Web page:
A privet hedge (Ligustrum spp.) running along a property border is a classic look. The plants common name even seems to say privacy, and these bushes can form a natural privacy fence for those seeking a secluded setting in their yard. Many privet species are not especially ornamental plants when considered in isolation. They’re either evergreen or deciduous (dropping their leaves over winter) with dense, oval or lance-shaped, glossy green leaves, though some varieties have different leaf shades. Small, tubular flowers bloom on panicles in the early summer with a strong fragrance that some people dislike. Round, black fruit clusters follow the blooms. Privets have a quick growth rate and can be planted in the spring or fall.

Botanical Name Ligustrum spp.
Common Name Privet
Plant Type Shrub
Mature Size 4–15 feet tall, 4–10 feet wide
Sun Exposure Full, partial
Soil Type Well-drained
Soil pH Neutral
Bloom Time Summer
Flower Color White
Hardiness Zones 3–8 (USDA), varies by species
Native Area Europe, Africa, Asia
Toxicity Toxic to people and animals

Privet Care

Privet shrubs can tolerate a wide range of growing conditions, and they are fairly easy to care for. But their planting site must have good drainage. Moreover, some privet species are considered invasive plants, depending on where you live. So make sure the species you plan to use is appropriate for your area.

To plant a new hedge, position the privets about a foot apart in a trench 2 feet wide and 2 feet deep, and mound the soil around the stems. Plan to water new privets regularly and established plants during dry spells. You will also need to fertilize your plants throughout the growing season (spring to fall).

The Spruce / Evgeniya Vlasova

The Spruce / Evgeniya Vlasova

The Spruce / Evgeniya Vlasova


Privets typically grow well in full sun, meaning at least six hours of direct sunlight on most days. Sun will bring out the best color in the foliage. However, they can tolerate partial shade conditions as well. 


These shrubs can tolerate a variety of soil types as long as the soil has sharp drainage. And they can handle a soil pH ranging from slightly acidic to slightly alkaline, though they prefer roughly a neutral pH. These plants also are tolerant to some salt in the soil, making them an option for planting sites near roadways that get salted or near ocean spray.


Young privet shrubs do well with a deep weekly watering if they haven’t received any rainfall. Mature shrubs have good drought tolerance but should be watered during an extended dry spell or during very hot weather to prevent the soil from completely drying out.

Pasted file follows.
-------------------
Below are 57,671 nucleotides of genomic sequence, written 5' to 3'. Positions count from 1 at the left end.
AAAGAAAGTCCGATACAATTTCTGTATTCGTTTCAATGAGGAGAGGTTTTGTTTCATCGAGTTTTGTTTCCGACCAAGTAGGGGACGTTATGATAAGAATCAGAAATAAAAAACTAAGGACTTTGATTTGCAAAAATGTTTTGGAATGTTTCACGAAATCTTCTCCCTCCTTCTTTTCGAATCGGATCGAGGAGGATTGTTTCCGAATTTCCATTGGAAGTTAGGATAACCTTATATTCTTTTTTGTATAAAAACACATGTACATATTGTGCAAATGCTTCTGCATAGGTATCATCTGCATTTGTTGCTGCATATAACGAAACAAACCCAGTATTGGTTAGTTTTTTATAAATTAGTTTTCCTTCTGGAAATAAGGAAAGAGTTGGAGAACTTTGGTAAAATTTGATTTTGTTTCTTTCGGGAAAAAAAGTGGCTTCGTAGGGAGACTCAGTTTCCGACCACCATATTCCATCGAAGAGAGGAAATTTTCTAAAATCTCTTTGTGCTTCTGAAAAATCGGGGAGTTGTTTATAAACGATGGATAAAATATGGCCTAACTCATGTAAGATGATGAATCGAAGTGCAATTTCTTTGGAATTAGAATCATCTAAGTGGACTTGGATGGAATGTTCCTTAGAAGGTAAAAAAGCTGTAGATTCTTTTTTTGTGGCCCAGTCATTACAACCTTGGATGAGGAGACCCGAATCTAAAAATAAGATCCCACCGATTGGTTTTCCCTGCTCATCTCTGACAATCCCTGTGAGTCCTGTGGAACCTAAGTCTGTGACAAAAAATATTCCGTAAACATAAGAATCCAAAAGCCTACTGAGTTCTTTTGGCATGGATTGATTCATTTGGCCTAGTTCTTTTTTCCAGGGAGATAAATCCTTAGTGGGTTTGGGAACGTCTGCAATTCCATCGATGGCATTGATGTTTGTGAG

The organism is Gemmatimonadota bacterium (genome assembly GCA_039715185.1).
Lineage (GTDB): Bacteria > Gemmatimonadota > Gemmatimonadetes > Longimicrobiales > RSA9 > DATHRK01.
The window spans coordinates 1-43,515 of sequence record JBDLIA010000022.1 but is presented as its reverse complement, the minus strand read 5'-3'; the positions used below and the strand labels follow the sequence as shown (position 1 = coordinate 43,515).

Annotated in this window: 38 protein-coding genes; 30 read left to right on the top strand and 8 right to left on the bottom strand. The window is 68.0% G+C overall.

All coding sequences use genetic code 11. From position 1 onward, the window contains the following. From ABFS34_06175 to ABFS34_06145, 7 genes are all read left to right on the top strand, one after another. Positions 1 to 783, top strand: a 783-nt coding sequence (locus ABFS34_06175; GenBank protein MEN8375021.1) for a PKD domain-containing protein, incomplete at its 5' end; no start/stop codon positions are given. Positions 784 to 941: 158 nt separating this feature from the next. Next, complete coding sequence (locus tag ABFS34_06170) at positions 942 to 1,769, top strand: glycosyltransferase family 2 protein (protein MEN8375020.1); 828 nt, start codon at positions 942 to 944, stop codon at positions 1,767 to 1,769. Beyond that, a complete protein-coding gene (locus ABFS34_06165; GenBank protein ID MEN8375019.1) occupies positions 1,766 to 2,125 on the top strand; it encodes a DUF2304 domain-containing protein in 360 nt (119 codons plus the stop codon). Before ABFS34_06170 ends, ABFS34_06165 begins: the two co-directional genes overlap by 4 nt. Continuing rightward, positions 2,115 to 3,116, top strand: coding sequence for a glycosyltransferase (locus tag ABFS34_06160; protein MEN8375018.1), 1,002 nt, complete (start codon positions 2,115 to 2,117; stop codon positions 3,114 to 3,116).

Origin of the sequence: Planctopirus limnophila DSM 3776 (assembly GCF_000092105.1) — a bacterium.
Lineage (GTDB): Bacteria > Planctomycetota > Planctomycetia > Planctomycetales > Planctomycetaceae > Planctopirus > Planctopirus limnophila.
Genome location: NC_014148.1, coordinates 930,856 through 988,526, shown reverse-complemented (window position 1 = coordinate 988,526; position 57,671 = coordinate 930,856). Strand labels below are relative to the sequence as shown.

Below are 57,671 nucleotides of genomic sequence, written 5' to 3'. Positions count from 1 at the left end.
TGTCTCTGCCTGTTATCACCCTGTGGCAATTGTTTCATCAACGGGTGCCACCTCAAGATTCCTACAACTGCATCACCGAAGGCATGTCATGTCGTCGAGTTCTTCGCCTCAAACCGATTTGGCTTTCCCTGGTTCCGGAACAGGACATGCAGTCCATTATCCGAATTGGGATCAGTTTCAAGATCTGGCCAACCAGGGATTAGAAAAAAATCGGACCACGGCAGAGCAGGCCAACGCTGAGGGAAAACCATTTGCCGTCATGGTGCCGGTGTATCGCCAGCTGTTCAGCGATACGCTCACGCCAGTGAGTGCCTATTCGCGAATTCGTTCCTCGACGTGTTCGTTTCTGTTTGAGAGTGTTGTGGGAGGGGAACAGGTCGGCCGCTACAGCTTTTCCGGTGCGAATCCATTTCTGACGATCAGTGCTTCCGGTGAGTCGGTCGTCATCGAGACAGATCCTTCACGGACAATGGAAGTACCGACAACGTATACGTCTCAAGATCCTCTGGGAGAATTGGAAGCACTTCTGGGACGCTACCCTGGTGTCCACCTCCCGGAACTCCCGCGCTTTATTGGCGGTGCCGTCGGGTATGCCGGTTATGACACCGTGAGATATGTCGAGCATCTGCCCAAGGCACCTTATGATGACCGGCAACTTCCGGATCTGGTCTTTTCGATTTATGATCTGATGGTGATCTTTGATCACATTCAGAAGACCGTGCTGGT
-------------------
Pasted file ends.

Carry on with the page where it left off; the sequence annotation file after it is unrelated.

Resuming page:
Temperature and Humidity

In cooler climates, privet shrubs typically drop their leaves in the fall. Thus, they can’t provide year-round privacy as a hedge if that’s what you wish to grow them for. The different species have various temperature requirements. But in general, they can survive temperatures below freezing, along with heat if they get sufficient watering. Humidity typically isn’t an issue, though fungal diseases can grow on foliage that remains wet for too long and doesn’t have good air circulation.


Use a 15-5-10 fertilizer (or a fertilizer specifically for broadleaf shrubs) in the early spring. And apply another round of fertilizer in the fall, following label instructions.

Privet Varieties

There are around 50 species and even more varieties of privet, including:

  • Korean privet/California privet (Ligustrum ovalifolium): This shrub is hardy in zones 5 to 8, and it grows around 10 to 15 feet tall.
  • Golden privet (Ligustrum ovalifolium Aureum): This variety grows roughly 8 to 10 feet tall and features golden leaf margins.
  • Common privet (Ligustrum vulgare): This species is known for having good cold tolerance and can form a fast-growing, dense hedge.
  • Border privet (Ligustrum obtusifolium): This species has very good cold tolerance and can sometimes survive in USDA zone 3. 
  • Amur privet (Ligustrum amurense): This species also can survive in USDA zone 3 and tops out at around 12 to 15 feet tall. 


Privet shrubs can tolerate being shaped to your liking. They will quickly bounce back from a heavy pruning. After a shrub is finished flowering for the season, it will soon start to form new buds for next year’s flowers. So pruning for shape and size must be done immediately after flowering ceases to avoid removing these new buds. In addition, lightly pruning a few times throughout the summer will encourage denser, bushier growth with more branching. 

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